A Safe & Moral Restart for Fall 2020
Current platform updated August 21, 2020. This page will be updated as we build this platform in coalition with other groups, unions, and organizations. A current working draft of the platform can also be found at https://bit.ly/SafeRestart
We, the Teaching Assistants’ Association, cannot stand by as the university endangers the lives of students, faculty, staff, and the entire Madison community. COVID-19 is still spreading in Wisconsin; we demand that UW–Madison keep campus closed until it is truly safe to re-open. Not one member of our Madison community is disposable.
If students and workers return to campus en masse, people will die.
The “Smart Restart” plan will lead to a greater local public health crisis, placing its most precarious students and workers, Black and marginalized people, disabled/immunocompromised people, houseless and undocumented people, and poor people in life-threatening danger. UW–Madison is currently reopening campus to keep more tuition revenue, caring more about the university’s budget than people’s lives. This is unacceptable.
COVID-19 has been shown to leave lasting damage to the brains, kidneys, hearts, and mental health of patients. Until UW–Madison can demonstrate that they can effectively prevent contagion for all members of the Madison community, their policies signal that some peoples’ health and lives are disposable. Our platform is structured around the interrelation of racial justice, disability justice, community health, and workers’ rights. We categorically reject austerity while demanding that the university join us in pressuring the state and federal government to meaningfully address the global pandemic and economic crisis. We call on UW–Madison to conduct this semester in a manner that defends the safety and dignity of all students, workers, families, and community members–one that puts people over profit.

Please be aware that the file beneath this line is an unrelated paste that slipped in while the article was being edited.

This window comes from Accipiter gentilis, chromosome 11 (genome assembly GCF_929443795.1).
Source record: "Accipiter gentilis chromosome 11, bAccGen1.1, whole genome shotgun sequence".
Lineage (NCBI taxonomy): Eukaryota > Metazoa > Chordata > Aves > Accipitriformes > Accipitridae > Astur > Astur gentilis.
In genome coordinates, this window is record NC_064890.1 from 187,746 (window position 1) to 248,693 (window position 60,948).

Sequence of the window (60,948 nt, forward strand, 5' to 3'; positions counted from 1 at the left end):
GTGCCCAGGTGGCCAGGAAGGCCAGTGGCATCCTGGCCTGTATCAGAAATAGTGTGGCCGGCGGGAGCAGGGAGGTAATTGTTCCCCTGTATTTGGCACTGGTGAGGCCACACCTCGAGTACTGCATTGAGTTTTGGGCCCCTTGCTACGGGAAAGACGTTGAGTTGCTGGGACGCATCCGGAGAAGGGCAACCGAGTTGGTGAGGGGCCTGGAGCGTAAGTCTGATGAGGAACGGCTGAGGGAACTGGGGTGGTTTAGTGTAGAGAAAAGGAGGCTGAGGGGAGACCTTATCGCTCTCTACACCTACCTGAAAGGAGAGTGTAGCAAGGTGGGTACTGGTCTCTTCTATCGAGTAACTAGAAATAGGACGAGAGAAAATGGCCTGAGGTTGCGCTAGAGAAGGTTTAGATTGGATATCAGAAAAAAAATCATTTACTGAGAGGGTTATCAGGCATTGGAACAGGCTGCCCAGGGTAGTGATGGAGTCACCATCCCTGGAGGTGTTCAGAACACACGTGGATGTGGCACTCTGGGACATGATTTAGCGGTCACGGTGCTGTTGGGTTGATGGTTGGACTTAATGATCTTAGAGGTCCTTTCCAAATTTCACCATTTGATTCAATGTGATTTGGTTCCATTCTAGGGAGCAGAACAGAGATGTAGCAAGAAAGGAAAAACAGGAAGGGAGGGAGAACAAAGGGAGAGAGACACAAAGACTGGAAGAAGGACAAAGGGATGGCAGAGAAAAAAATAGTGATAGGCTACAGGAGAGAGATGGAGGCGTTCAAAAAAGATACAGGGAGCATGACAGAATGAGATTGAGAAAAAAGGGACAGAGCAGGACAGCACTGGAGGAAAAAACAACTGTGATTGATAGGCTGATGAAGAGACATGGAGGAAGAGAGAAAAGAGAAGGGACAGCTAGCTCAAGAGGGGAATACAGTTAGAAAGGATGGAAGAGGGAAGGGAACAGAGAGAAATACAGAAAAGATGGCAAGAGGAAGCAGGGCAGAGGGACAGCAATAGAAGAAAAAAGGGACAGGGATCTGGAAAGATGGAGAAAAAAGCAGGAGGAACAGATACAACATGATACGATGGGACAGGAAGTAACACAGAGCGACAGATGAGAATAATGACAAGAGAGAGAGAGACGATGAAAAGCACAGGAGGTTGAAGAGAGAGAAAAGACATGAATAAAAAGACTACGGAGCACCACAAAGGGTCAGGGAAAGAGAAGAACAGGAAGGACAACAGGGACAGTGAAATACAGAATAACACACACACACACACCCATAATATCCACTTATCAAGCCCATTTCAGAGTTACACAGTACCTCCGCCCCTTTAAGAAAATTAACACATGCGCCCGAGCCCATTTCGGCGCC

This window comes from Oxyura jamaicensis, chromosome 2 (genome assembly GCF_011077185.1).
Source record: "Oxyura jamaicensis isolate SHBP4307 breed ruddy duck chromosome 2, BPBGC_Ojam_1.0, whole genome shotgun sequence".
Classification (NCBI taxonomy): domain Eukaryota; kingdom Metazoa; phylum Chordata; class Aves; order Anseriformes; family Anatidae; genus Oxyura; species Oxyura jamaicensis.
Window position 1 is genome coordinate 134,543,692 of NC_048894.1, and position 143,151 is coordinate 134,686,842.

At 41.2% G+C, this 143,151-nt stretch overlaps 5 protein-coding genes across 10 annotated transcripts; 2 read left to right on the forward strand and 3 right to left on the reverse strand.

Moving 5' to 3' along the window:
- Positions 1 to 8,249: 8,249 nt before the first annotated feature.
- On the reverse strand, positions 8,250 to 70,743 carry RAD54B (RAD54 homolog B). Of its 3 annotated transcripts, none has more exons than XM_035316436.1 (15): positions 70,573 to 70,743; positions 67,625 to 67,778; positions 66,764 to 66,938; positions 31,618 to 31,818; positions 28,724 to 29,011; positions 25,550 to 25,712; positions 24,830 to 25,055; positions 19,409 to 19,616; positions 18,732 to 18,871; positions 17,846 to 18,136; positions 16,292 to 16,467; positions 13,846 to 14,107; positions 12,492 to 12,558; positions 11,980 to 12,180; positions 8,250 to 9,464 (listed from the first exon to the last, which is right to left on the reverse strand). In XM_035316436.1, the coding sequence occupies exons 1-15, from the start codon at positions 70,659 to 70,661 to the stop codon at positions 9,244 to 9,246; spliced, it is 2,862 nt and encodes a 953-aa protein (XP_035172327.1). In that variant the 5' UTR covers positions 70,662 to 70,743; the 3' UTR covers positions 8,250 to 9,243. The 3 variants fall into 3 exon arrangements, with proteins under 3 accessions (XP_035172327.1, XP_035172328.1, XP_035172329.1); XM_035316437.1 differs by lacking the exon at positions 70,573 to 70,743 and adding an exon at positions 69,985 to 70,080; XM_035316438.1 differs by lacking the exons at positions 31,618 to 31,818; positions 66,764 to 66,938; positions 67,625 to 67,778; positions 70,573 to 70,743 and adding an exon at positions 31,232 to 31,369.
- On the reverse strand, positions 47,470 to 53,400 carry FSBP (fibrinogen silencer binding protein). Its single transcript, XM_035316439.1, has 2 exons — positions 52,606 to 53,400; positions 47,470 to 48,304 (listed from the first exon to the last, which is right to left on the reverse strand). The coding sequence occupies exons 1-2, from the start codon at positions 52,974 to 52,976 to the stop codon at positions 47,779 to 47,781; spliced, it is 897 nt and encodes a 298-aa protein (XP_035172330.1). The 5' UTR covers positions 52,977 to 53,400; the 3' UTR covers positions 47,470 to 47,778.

We demand a Safe Restart for Fall 2020. UW–Madison must:
Defend Public Health:
Shift to online learning and to de-densify campus safely; provide public health resources to our entire community
- Only offer online instruction until Dane County meets the Public Health Madison & Dane County metrics for allowing in-person K12 instruction to resume. After that point and until the end of the pandemic, use online instruction as the default modality, allowing departments to offer courses in-person only when pedagogically necessary. Design our instructional program around offering the highest-quality education at the lowest risk for students, workers, and community members.
- Provide special isolation and quarantine accommodations (or funding to secure their own private accommodations) for all students, faculty, and staff who need it. In addition, mandate that students who live in on-campus housing and who need to quarantine or isolate do so in university-provided housing.
- Implement a plan that sends healthy housing-secure students in on-campus housing home safely and swiftly, while minimizing the risk that they bring COVID-19 back to their home communities. Continue to care for ill students in on-campus accommodations until they are well and can safely travel. Students who are sent home should receive full room and board refunds. Execute this plan as soon as is feasible with exceptions granted to students facing housing or food insecurity.
- Provide testing and contact tracing for all of Madison. The current testing measures must be provided for free to the whole community during online instruction and reduced on-campus residency.